Washington, May 20 : A genetic test to predict a patient's risk of lung cancer recurrence could soon become a medical reality, thanks to researchers at Columbia University.
The team has taken a major step forward in developing a reliable genetic test to predict if cancer would recur in patients whose non-small cell lung cancer was caught early and surgically removed.
For this, the researchers recently evaluated the ability of five high-risk genetic profiles, or signatures, for guiding lung cancer treatment.
"Non-small cell lung cancer, which accounts for about 80 percent of all lung cancers, has a high rate of recurrence even when treated earlyIf we knew specifically in which patients the cancer was likely to come back, we could recommend more aggressive therapy to those patients," said lead researcher William Bulman, M.D.
He indicated that genetic signatures for breast cancer are already commercially available and are used by physicians to guide treatment recommendations.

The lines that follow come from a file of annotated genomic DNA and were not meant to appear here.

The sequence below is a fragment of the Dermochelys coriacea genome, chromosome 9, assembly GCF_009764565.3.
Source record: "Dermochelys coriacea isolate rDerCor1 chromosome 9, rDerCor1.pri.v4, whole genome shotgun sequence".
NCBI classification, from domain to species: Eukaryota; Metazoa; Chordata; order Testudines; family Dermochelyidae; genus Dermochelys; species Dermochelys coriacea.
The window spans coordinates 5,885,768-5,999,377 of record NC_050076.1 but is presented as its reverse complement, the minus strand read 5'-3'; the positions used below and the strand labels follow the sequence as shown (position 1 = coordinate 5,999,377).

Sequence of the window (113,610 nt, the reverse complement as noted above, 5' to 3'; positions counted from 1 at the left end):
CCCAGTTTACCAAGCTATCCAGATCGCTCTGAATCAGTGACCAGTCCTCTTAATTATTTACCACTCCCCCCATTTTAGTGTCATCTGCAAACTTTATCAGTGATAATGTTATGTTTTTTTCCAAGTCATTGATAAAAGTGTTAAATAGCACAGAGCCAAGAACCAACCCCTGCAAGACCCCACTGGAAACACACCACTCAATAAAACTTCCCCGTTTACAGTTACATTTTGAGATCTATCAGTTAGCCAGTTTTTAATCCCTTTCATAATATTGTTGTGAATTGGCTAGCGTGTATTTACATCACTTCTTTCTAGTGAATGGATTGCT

The researchers examined five survival gene signatures in 21 patients, who had squamous or adenocarinoma tumors and were followed for up to two years after their surgery.
Varying with the type of tumor, the accuracy of the tested signatures ranged from 40 to 80 percent and. For example, a 42-gene signature was 82 percent accurate in predicting survival with lung adenocarcinoma, but only 70 percent accurate in predicting survival with squamous cell carcinoma.
"Lung cancer is a heterogeneous disease, and information captured in these tests helps to distinguish tumors in terms of clinical outcomes. Our findings not only indicate that genetic signatures have clinical utility in personalizing the treatment of lung cancer, but also that it may be necessary to use different gene-based risk predictors with different tumor subtypes," explained Dr. Bulman.
He also pointed out that this research might partly help in understanding the biological basis for why some early stage lung cancers progress and metastasize and why some do not.
Further, he added that the team is planning to test these genetic signatures in new group of patients in order to target patients at high risk for recurrence.
The findings will be presented at the American Thoracic Society's 2008 International Conference in Toronto.